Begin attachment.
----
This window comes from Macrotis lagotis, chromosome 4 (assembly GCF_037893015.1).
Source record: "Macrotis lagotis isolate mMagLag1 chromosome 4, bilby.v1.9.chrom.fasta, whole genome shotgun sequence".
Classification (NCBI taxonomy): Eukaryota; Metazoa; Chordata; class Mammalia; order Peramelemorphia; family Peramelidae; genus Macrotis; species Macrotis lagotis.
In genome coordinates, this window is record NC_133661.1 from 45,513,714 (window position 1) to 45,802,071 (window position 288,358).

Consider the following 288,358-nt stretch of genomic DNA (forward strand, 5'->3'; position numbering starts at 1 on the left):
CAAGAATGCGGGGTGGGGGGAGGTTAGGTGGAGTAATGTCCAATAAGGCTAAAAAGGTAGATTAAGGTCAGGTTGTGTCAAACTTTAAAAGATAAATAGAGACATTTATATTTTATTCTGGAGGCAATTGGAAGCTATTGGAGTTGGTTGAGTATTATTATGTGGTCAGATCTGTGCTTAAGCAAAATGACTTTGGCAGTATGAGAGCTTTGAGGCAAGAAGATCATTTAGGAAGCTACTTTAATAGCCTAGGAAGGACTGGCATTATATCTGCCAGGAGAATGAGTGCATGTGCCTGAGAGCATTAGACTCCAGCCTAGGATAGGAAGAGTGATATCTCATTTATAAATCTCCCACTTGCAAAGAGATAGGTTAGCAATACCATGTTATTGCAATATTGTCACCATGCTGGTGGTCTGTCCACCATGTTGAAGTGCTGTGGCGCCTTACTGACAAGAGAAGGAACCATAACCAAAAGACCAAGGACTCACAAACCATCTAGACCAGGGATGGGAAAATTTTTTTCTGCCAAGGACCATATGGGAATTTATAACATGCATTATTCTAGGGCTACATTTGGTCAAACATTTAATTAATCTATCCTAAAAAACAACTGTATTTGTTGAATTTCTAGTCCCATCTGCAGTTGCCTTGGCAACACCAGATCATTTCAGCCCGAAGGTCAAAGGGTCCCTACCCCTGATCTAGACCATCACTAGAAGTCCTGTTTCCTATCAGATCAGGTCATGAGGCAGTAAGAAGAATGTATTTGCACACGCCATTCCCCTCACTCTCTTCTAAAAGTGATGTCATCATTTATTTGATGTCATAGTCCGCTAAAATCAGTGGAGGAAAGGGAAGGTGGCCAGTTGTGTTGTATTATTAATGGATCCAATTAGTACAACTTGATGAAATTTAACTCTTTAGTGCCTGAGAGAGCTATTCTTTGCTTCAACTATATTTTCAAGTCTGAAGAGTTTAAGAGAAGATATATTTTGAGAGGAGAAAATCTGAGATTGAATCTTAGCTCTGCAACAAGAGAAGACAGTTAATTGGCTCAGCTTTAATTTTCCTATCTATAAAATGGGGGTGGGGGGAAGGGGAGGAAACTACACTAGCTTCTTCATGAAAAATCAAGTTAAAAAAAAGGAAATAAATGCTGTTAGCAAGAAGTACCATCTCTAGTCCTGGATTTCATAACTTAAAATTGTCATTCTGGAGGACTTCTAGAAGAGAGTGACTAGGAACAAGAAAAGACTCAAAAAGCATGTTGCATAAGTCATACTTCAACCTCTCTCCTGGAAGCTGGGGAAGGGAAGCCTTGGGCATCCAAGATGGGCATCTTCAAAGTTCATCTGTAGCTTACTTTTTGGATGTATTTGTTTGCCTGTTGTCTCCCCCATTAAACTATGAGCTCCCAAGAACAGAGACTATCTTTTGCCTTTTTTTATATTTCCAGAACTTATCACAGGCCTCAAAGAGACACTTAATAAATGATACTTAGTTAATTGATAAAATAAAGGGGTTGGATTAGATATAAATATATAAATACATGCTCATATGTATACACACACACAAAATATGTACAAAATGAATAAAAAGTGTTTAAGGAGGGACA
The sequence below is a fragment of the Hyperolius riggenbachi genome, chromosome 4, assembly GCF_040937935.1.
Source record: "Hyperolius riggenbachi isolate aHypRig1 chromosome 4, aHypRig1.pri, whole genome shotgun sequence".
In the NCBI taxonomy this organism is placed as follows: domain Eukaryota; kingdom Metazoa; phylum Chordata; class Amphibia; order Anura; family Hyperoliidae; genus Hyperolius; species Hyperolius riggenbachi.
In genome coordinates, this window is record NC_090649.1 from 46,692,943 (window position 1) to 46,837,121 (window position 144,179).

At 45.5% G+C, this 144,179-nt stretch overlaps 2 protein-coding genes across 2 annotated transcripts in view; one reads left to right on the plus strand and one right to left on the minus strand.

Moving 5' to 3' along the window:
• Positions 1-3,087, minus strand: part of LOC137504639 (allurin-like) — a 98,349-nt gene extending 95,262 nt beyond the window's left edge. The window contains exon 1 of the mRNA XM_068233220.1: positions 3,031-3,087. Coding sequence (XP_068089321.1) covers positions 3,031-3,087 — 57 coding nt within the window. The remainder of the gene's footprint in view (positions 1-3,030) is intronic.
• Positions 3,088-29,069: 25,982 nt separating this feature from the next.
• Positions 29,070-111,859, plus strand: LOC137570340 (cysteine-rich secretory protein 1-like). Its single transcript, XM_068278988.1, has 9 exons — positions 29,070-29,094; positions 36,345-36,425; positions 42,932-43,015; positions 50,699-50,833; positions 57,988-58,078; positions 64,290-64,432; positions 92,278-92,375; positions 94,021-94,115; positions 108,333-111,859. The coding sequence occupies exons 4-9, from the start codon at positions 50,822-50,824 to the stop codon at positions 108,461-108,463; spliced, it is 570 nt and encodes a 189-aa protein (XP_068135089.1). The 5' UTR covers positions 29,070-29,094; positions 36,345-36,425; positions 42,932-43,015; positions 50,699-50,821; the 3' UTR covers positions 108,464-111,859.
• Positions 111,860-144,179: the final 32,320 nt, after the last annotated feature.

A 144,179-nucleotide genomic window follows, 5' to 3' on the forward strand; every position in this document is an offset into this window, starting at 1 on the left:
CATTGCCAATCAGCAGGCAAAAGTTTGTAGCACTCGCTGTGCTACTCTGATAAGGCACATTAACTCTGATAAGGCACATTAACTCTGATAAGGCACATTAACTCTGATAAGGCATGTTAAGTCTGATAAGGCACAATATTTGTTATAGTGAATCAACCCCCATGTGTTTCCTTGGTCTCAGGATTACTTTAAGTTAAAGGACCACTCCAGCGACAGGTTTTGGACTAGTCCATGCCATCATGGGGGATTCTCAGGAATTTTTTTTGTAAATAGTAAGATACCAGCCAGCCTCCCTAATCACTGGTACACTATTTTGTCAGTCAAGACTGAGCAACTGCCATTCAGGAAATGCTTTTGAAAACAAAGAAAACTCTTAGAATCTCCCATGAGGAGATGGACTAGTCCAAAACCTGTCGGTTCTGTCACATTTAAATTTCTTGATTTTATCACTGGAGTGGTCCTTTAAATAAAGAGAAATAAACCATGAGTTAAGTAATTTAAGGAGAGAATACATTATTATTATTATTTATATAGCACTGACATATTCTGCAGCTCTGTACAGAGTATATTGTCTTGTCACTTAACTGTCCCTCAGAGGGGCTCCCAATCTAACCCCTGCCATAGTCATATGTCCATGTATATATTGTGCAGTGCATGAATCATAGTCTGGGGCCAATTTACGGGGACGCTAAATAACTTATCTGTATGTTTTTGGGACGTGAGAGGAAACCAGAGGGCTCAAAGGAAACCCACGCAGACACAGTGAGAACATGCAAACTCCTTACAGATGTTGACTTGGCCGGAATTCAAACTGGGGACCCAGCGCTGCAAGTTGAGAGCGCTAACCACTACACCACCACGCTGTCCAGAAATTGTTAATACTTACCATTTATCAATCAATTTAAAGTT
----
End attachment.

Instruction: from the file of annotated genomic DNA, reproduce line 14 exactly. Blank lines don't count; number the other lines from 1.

• Positions 3,088-29,069: 25,982 nt separating this feature from the next.